The Objeqt Optimization Blog:
Actionable Posts to Help You Improve Your Conversion Rates
Whether you’re just getting started with conversion rate optimization or you’re an old pro, check out our library of how-to-posts, guides, and more. Click the topic you’re interested in now!
A buyer persona (aka. user persona, customer persona) is an avatar that represents the aggregate of your target customers. The persona answers the questions: Who is my ideal customer? What do they want, in life, at work, at home? What do they need? What are they trying to accomplish? What goals drive their behavior? What are they looking for that I can provide?
e-Commerce customer journey maps have the potential to be the best tool your marketing department has – or a colossal waste of time. There are plenty of articles out there that will tell you how to build a customer journey map in “3 easy steps.” Those don’t work, at least not by my standards. If your customer journey map isn’t moving you towards more conversions and awesome retention rates, it’s a waste of paper.
Fear, uncertainty and doubt accompany every transaction we make, to some degree. We expect that when we exchange our hard-earned cash for a product, we’ll receive something of equal or greater value in return. But we’ve been fooled before (and if we haven’t, thousands of online reviewers have, which is enough to make anyone jumpy).
Buyer psychology guides everything that we do. You might even say that CROs and shrinks share the same goal: Both seek to understand the human mind to help them find solutions to their problems. But, of course, we want more than that. We want them to pay for those solutions. And that presents a few psychological hurdles.
No matter what’s being sold, buying is inherently emotional. Getting people to buy without an emotional connection just doesn't work very often, much like Keanu Reeves these days. Buying is emotional. People get invested in their purchases, both literally and figuratively.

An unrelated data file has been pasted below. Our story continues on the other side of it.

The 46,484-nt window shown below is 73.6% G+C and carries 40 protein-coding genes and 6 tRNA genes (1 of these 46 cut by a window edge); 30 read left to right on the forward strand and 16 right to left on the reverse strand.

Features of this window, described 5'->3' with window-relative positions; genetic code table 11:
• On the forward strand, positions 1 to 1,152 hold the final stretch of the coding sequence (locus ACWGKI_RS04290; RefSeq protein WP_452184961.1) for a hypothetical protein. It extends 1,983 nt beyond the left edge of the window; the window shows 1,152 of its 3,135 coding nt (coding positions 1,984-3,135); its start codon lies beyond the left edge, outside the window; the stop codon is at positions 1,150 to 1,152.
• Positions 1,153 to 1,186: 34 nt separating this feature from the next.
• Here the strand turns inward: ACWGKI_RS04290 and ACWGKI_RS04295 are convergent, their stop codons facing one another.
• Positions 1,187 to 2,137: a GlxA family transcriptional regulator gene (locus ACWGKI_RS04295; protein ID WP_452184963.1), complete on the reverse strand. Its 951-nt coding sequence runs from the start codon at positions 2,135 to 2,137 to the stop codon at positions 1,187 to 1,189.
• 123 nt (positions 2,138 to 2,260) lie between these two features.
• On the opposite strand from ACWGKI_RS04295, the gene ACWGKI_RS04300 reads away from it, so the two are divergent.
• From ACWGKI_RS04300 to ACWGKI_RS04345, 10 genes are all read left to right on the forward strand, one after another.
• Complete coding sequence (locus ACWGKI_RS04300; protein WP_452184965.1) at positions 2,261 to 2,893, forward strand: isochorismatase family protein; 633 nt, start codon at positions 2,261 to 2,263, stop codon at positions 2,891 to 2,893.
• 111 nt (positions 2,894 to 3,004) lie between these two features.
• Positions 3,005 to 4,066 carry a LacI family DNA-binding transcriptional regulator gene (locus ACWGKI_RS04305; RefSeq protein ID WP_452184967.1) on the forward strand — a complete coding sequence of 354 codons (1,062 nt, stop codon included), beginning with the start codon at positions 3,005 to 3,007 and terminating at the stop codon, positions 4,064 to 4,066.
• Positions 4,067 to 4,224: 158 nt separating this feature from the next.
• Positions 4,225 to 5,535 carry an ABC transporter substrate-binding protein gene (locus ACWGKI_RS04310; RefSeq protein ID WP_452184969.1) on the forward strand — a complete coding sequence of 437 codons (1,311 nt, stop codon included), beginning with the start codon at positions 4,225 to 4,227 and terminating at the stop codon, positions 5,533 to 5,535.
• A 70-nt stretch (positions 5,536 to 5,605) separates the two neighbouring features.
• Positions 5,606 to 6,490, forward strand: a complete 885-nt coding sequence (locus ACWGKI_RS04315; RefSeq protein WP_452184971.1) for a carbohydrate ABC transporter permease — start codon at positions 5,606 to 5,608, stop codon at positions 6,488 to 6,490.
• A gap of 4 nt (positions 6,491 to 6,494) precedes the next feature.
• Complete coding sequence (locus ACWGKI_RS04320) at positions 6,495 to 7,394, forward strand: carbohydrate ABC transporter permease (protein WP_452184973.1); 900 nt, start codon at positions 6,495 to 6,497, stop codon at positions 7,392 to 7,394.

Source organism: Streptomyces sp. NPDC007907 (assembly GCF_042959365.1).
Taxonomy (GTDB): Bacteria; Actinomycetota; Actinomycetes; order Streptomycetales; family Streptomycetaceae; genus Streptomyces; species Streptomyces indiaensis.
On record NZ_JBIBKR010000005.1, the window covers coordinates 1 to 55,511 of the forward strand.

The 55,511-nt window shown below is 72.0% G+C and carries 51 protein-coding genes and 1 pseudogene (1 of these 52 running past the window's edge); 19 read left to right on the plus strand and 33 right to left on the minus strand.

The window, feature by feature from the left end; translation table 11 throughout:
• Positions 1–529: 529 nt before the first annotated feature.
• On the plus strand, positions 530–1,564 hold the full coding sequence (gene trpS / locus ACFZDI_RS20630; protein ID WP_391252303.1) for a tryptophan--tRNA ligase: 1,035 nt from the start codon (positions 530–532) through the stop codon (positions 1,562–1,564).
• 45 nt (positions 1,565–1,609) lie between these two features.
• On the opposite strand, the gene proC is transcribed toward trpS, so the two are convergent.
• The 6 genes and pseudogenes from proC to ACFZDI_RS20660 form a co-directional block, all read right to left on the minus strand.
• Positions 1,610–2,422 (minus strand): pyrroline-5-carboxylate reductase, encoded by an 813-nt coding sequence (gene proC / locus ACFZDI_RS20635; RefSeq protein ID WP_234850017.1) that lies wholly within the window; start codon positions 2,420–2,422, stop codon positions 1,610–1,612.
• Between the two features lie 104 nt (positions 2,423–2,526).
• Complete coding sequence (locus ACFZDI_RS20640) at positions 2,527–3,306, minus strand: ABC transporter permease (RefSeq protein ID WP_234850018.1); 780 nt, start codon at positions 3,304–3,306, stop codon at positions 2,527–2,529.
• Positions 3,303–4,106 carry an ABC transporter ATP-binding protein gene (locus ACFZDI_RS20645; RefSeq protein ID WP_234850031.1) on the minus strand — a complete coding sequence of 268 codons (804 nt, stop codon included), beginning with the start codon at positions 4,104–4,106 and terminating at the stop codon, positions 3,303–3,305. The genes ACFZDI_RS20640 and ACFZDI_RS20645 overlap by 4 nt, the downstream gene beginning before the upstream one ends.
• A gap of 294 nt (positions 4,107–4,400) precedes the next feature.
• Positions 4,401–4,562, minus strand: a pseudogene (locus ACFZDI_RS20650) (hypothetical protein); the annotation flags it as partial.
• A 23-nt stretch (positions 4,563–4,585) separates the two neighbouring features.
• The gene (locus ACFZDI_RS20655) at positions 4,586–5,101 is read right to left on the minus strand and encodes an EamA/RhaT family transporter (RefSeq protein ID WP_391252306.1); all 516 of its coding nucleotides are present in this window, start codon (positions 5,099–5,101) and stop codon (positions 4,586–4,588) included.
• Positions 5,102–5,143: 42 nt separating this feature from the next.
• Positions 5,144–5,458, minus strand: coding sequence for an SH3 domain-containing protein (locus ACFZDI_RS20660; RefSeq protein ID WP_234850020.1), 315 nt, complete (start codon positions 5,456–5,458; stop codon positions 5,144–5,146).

A value proposition expresses what is unique and desirable about your product – but they aren’t a list of features. It answers the question: What differentiates your product from the competition? And the answer must be grounded in something your target audience desperately wants.
There is a lot of information on defining your “ideal customer,” but most of it isn’t written for you. It’s written for software-as-a-service companies, or startups, or both. And while e-commerce can benefit from many of the same best-practices, some of the information written in those articles just doesn’t apply. This article is written just for you, and it’s all about how to define, find, and attract your ideal e-commerce customer.
Pricing has so many roles to play in e-commerce. It has to cover product costs, personnel costs, and marketing costs to keep the business running (and profitable!), and it can act as a marketing tool, differentiating you from higher priced competitors. It’s a fine line to walk if you try to do it all – and most companies think they have to do it all. But when it comes to conversion rate optimization (CRO), the lowest possible price isn’t always the right price – in fact price doesn’t necessarily depend on what the other guys are doing. The price you can charge for optimal conversions is based on a whole other criterion: Your audience.
Differentiation is, literally, what separates you from your competition. It’s why your customers will only buy from you, no matter what the other guys are offering. When you hit just the right differentiator for your target audience, you’ll convince them that they can only get their desired outcome from you.
Perception is so subtle, many of us don’t pay it much attention. But marketers do. CROs do. And you should, too. Even the words you use in your value proposition, marketing, and product pages will mean slightly different things to different people. The words quality, premium, economy, value, guarantee might mean “an intelligent purchase decision” to some buyers, or just mean “cheap” to others. It’s because perception is so varied, and I would argue malleable, that it can be influenced to generate higher conversions – without increasing your own costs.